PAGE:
Tuesday, 8th June 2021: The exchange rate between the naira and the US dollar closed at N411.50/$1 at the official Investors and Exporters window.
Naira depreciated against the US dollar on Tuesday to close at N411.50 to a dollar, representing a 0.1% loss compared to N411.07/$1 recorded on Monday, 7th June 2021.
However, the naira remained stable against the US dollar on Tuesday at the parallel market to close at N502 to a dollar. This was the same rate that was recorded on Monday, June 7, 2021.
The dollar supply dropped significantly by 58.5% as panic buying and speculation persists in the forex market.
Trading at the official I&E window
Naira depreciated against the US dollar at the I&E window on Tuesday, June 8, 2021, to close at N411.50/$1. This represents a 43 kobo drop when compared with the N411.07/$1 recorded the previous day.
- The opening indicative rate closed at N410.95/$1 on Tuesday, representing a 13 kobo gain when compared with the N411.08/$1 recorded on Monday, 7th June 2021.
- An exchange rate of N421.96 to a dollar was the highest rate recorded during intra-day trading before it closed at N411.50/$1, while it also sold for as low as N400/$1 during intra-day trading.
- Forex turnover at the Investors and Exporters (I&E) window dropped by 58.5% on Tuesday, June 8, 2021.
- Data tracked by Nairametrics from FMDQ revealed that forex turnover declined from $151.37 million recorded on Monday, 7th June 2021 to $62.79 million on Tuesday, 8th June 2021.
The world’s biggest and most popular cryptocurrency, Bitcoin, declined by 0.79% on Tuesday evening to close at $32,854.31 as it slumped to a 2-week low.
- Cryptocurrency prices have slid further into the red amid concerns that government authorities have more power over digital coins than previously thought.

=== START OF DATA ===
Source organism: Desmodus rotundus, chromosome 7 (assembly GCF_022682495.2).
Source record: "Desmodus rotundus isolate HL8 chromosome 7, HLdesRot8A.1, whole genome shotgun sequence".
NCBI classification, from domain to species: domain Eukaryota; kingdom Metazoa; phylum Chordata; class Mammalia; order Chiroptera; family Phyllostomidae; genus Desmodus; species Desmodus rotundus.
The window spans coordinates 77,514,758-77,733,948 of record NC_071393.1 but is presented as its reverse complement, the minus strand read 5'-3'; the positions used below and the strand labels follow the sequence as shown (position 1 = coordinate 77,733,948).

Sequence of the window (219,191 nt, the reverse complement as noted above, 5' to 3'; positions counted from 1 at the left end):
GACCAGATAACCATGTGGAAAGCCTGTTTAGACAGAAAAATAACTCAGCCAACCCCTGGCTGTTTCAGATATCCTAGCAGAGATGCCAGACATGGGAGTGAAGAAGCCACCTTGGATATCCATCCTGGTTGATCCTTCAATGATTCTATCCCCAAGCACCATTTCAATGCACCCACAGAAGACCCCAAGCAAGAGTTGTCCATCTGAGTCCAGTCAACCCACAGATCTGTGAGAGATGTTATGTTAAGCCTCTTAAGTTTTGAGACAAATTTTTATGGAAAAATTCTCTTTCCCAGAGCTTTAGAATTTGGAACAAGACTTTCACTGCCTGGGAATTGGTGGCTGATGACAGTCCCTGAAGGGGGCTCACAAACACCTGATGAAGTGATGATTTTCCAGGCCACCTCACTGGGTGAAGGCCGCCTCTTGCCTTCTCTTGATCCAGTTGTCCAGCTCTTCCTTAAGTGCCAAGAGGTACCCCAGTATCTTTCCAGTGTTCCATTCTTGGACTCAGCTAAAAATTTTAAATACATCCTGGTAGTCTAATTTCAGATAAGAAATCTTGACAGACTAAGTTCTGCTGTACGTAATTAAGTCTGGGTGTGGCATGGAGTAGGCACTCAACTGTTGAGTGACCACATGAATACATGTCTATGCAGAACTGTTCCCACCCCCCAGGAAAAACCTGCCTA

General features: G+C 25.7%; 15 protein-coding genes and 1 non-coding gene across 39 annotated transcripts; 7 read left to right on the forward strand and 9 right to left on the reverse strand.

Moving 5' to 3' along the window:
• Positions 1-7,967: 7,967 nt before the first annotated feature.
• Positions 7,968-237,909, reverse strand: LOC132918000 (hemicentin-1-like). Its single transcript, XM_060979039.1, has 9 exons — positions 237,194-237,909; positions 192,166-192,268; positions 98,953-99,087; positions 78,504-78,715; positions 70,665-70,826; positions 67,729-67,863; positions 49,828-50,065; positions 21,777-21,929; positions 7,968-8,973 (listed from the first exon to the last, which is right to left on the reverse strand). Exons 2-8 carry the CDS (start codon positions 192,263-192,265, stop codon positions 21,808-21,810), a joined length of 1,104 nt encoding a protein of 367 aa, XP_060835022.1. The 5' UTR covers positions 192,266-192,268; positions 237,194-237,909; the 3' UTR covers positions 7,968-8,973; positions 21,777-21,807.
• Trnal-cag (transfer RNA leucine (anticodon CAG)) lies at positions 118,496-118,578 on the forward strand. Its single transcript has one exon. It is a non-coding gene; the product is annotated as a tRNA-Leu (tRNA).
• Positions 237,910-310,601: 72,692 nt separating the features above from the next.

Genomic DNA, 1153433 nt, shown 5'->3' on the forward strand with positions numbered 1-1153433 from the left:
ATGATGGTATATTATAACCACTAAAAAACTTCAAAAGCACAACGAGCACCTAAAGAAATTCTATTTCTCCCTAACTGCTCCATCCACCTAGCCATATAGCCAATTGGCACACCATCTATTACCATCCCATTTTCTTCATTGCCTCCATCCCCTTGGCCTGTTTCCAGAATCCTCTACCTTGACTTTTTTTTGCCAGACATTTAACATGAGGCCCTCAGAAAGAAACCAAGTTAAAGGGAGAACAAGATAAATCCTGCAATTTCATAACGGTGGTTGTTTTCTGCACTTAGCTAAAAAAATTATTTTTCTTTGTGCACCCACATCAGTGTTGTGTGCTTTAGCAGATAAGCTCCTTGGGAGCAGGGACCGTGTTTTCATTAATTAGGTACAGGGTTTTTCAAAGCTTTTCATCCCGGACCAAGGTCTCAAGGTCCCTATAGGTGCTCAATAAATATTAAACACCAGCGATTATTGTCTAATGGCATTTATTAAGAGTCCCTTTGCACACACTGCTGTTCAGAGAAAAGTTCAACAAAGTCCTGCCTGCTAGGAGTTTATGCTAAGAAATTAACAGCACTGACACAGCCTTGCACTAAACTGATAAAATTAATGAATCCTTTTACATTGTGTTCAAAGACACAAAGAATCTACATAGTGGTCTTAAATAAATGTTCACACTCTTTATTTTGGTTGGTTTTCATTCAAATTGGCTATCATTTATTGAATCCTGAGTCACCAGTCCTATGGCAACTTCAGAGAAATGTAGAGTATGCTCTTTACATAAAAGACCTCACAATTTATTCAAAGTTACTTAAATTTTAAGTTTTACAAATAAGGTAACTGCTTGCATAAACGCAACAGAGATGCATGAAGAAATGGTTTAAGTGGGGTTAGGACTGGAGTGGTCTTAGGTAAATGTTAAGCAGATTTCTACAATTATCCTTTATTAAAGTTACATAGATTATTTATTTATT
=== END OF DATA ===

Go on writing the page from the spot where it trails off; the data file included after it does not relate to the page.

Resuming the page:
- Bitcoin’s price has hit a two-week low, while two of the largest digital currencies, Ethereum and Ripple, have dropped by 35 per cent and roughly 50 per cent compared to a month ago.
- Recent news that the FBI had recovered most of the Bitcoin ransom paid to the Colonial Pipeline hackers has led investors to question just how decentralised and outside of government control cryptocurrency really is.
- Meanwhile, comments made by former US President, Donald Trump, that Bitcoin is a scam and another currency competing against the [US] dollar, have further fed uncertainty about the digital asset’s future.
- Ethereum dropped by 3.91% on Tuesday evening to close at $2,423.95.
Crude oil price
Crude oil price climbed past the $72 mark with Brent crude closing at $72.68 per barrel as the American Petroleum Institute (API) report reinforces optimism around demand recovery.
- The API on Tuesday reported another draw in crude oil inventories of 2.108-million barrels for the week ending June 4. Analysts had predicted a draw of 2.036 million barrels for the week.
- Oil prices rose on Tuesday, settling at the highest in more than two years after the top U.S. diplomat said that even if the United States were to reach a nuclear deal with Iran, hundreds of U.S. sanctions on Tehran would remain in place. That could mean additional Iranian oil supply would not be re-introduced into the market soon.
- According to the latest data from the Energy Information Administration (EIA), while crude oil inventories fell yet again this week, U.S. oil production fell to an average of 10.8 million BPD for the week ending May 28, down 200,000 BPD from the week prior.
- Also, restraint on supply by the Organization of the Petroleum Exporting Countries and allies has also buttressed prices.
- The robust rebound has been underpinned by a demand recovery in the U.S., China and Europe, and there are signs the Covid-19 resurgence in Asia may be easing.
- Brent crude rose by 0.64% to close at $72.68. The WTI rose by 0.69% to close at $70.53, the Bonny light crude rose by 0.23% to close at $70.98, the OPEC basket rose by 0.46% to close at $70.21 while natural gas closed at $3.131, representing a 0.10% increase.
Nigeria’s external reserve continued its decline, as it dropped by $67 million on Monday, 7th June 2021 to close at $34.103 billion, representing a 0.2% decline when compared to $34.170 billion recorded on Friday, June 4, 2021.
- Nigeria’s foreign reserve has lost about $1.266 billion year-to-date, having recorded declines consecutively for 32 days.
- The current position also represents the lowest level in over one year. The last time Nigeria’s foreign reserve position was this low was 7th May 2021, when it stood at $31.19 billion.
- The decline persists despite the increase in global crude oil prices.
- The decline can be attributed to a drop in crude oil export arising from the reduction in the purchase of Nigeria’s crude oil by India, a major importer of Nigerian crude and a nation currently burdened by a second wave of the covid-19 pandemic.